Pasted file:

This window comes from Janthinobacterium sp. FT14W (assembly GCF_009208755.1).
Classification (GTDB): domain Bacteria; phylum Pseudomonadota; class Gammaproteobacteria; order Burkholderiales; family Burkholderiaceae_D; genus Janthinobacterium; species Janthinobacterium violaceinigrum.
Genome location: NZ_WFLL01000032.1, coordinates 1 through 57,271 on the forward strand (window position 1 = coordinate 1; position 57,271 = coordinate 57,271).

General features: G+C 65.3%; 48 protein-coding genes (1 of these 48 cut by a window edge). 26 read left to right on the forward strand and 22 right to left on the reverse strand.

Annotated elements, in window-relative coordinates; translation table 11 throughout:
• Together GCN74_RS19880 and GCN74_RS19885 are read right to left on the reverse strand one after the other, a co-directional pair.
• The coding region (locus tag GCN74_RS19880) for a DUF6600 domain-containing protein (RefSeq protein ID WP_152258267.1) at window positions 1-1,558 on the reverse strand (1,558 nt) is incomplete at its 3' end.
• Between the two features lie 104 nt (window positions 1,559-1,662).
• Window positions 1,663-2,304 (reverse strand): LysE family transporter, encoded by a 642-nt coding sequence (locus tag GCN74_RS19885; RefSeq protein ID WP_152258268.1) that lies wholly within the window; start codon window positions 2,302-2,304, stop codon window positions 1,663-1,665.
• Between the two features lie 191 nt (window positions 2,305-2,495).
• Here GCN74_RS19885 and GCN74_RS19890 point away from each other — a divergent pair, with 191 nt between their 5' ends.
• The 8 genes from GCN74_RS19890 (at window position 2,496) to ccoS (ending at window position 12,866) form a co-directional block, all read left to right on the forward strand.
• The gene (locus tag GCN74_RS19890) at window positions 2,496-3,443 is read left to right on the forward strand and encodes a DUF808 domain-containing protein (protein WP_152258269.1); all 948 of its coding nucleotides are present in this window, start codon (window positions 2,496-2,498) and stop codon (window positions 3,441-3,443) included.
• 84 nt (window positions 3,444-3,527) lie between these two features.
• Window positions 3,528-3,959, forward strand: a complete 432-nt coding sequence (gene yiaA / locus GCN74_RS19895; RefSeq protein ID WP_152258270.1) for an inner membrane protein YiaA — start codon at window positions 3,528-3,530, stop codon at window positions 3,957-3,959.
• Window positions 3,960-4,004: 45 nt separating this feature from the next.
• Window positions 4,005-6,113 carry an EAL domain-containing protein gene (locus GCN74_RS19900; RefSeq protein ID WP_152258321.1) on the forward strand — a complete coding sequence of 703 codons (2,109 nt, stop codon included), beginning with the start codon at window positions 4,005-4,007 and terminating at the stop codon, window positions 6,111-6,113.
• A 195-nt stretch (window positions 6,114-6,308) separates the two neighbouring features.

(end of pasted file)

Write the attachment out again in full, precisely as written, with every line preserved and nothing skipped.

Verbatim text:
This window comes from Janthinobacterium sp. FT14W (assembly GCF_009208755.1).
Classification (GTDB): domain Bacteria; phylum Pseudomonadota; class Gammaproteobacteria; order Burkholderiales; family Burkholderiaceae_D; genus Janthinobacterium; species Janthinobacterium violaceinigrum.
Genome location: NZ_WFLL01000032.1, coordinates 1 through 57,271 on the forward strand (window position 1 = coordinate 1; position 57,271 = coordinate 57,271).

General features: G+C 65.3%; 48 protein-coding genes (1 of these 48 cut by a window edge). 26 read left to right on the forward strand and 22 right to left on the reverse strand.

Annotated elements, in window-relative coordinates; translation table 11 throughout:
• Together GCN74_RS19880 and GCN74_RS19885 are read right to left on the reverse strand one after the other, a co-directional pair.
• The coding region (locus tag GCN74_RS19880) for a DUF6600 domain-containing protein (RefSeq protein ID WP_152258267.1) at window positions 1-1,558 on the reverse strand (1,558 nt) is incomplete at its 3' end.
• Between the two features lie 104 nt (window positions 1,559-1,662).
• Window positions 1,663-2,304 (reverse strand): LysE family transporter, encoded by a 642-nt coding sequence (locus tag GCN74_RS19885; RefSeq protein ID WP_152258268.1) that lies wholly within the window; start codon window positions 2,302-2,304, stop codon window positions 1,663-1,665.
• Between the two features lie 191 nt (window positions 2,305-2,495).
• Here GCN74_RS19885 and GCN74_RS19890 point away from each other — a divergent pair, with 191 nt between their 5' ends.
• The 8 genes from GCN74_RS19890 (at window position 2,496) to ccoS (ending at window position 12,866) form a co-directional block, all read left to right on the forward strand.
• The gene (locus tag GCN74_RS19890) at window positions 2,496-3,443 is read left to right on the forward strand and encodes a DUF808 domain-containing protein (protein WP_152258269.1); all 948 of its coding nucleotides are present in this window, start codon (window positions 2,496-2,498) and stop codon (window positions 3,441-3,443) included.
• 84 nt (window positions 3,444-3,527) lie between these two features.
• Window positions 3,528-3,959, forward strand: a complete 432-nt coding sequence (gene yiaA / locus GCN74_RS19895; RefSeq protein ID WP_152258270.1) for an inner membrane protein YiaA — start codon at window positions 3,528-3,530, stop codon at window positions 3,957-3,959.
• Window positions 3,960-4,004: 45 nt separating this feature from the next.
• Window positions 4,005-6,113 carry an EAL domain-containing protein gene (locus GCN74_RS19900; RefSeq protein ID WP_152258321.1) on the forward strand — a complete coding sequence of 703 codons (2,109 nt, stop codon included), beginning with the start codon at window positions 4,005-4,007 and terminating at the stop codon, window positions 6,111-6,113.
• A 195-nt stretch (window positions 6,114-6,308) separates the two neighbouring features.